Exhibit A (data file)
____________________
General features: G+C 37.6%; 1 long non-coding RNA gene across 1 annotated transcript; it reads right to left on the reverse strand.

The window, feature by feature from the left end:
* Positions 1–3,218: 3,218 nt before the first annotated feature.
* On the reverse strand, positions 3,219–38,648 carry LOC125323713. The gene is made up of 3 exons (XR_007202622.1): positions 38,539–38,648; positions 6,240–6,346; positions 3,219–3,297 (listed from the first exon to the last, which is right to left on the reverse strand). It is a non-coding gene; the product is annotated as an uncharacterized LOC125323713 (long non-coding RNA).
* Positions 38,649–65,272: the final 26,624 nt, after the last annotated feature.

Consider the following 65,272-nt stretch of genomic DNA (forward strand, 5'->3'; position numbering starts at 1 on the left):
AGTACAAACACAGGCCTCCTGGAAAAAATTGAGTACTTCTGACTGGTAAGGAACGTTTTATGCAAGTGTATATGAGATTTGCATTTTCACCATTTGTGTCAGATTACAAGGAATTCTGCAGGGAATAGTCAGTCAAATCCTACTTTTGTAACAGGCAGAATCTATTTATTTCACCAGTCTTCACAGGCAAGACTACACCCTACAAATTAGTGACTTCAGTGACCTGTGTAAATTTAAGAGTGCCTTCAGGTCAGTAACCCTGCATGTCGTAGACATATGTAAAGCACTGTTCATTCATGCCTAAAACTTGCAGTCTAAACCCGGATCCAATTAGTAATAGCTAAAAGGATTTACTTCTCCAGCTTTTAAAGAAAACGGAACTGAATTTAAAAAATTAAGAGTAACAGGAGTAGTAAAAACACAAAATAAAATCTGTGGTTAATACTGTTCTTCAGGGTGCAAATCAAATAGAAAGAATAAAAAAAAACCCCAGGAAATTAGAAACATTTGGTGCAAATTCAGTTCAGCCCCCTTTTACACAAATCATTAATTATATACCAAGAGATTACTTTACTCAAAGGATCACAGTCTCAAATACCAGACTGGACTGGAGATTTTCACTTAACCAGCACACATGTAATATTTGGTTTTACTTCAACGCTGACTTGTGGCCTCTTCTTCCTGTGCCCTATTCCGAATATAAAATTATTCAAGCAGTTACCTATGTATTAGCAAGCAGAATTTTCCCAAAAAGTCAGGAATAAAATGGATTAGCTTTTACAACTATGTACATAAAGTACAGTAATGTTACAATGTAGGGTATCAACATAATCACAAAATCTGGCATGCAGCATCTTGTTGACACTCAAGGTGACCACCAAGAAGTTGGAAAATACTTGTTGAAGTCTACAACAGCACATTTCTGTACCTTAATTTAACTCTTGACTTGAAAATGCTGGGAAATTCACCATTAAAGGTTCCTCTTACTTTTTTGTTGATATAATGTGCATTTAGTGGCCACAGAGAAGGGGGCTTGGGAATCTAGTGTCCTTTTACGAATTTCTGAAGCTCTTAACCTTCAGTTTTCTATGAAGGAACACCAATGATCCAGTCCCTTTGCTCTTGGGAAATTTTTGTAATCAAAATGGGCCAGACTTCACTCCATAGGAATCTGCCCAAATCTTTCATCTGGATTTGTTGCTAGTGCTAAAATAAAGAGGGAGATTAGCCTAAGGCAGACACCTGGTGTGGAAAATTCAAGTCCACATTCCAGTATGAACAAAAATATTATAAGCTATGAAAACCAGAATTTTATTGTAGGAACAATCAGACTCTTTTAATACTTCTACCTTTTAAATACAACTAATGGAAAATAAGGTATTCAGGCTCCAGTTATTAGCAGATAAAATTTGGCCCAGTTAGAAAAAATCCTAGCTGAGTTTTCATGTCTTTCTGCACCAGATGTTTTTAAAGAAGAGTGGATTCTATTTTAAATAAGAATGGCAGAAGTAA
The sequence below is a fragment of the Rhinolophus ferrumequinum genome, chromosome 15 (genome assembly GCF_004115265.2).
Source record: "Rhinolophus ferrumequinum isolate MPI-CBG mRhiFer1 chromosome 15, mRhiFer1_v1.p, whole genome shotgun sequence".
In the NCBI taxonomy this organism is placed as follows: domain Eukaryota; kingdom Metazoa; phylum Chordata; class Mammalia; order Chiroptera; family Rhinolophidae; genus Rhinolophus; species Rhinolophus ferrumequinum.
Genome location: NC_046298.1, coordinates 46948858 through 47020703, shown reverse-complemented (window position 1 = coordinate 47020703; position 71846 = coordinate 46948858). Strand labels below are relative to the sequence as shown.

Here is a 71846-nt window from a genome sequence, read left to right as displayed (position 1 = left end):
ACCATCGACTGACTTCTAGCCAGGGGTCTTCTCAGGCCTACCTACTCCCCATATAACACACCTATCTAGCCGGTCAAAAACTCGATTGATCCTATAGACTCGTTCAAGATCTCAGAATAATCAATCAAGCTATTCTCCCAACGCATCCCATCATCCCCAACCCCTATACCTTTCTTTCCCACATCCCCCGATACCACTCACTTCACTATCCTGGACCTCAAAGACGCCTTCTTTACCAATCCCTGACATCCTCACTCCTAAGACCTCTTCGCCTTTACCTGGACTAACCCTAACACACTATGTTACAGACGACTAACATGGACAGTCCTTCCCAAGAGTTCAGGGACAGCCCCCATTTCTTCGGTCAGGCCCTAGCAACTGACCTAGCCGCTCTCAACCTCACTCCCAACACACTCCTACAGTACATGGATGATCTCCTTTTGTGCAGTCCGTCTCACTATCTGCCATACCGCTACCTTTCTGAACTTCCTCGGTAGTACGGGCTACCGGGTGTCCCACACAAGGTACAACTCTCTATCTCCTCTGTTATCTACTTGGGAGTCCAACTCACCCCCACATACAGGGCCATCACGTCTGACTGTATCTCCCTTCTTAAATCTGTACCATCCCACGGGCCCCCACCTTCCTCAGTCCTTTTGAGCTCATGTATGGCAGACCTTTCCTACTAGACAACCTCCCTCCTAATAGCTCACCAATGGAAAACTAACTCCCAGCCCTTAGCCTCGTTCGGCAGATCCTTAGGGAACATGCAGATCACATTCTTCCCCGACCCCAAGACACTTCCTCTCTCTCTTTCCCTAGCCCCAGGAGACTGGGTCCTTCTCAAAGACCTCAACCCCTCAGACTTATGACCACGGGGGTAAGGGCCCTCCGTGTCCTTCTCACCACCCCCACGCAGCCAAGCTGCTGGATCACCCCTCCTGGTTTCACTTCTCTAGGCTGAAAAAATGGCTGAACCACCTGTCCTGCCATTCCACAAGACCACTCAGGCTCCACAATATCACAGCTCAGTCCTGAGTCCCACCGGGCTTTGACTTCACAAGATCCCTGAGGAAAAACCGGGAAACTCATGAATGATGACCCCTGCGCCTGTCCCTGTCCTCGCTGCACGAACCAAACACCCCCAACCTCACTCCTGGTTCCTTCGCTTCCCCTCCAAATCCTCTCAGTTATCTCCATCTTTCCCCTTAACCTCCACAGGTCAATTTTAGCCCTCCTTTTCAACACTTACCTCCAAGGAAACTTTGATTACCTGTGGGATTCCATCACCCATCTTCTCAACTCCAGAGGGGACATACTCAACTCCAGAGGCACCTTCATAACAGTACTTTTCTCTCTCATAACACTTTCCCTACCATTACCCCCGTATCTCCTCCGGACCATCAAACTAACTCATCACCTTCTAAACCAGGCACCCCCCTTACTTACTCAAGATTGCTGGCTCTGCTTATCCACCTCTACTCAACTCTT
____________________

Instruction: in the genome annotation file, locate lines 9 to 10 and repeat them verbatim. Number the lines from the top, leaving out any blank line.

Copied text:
Source record: "Rhinolophus ferrumequinum isolate MPI-CBG mRhiFer1 chromosome 15, mRhiFer1_v1.p, whole genome shotgun sequence".
In the NCBI taxonomy this organism is placed as follows: domain Eukaryota; kingdom Metazoa; phylum Chordata; class Mammalia; order Chiroptera; family Rhinolophidae; genus Rhinolophus; species Rhinolophus ferrumequinum.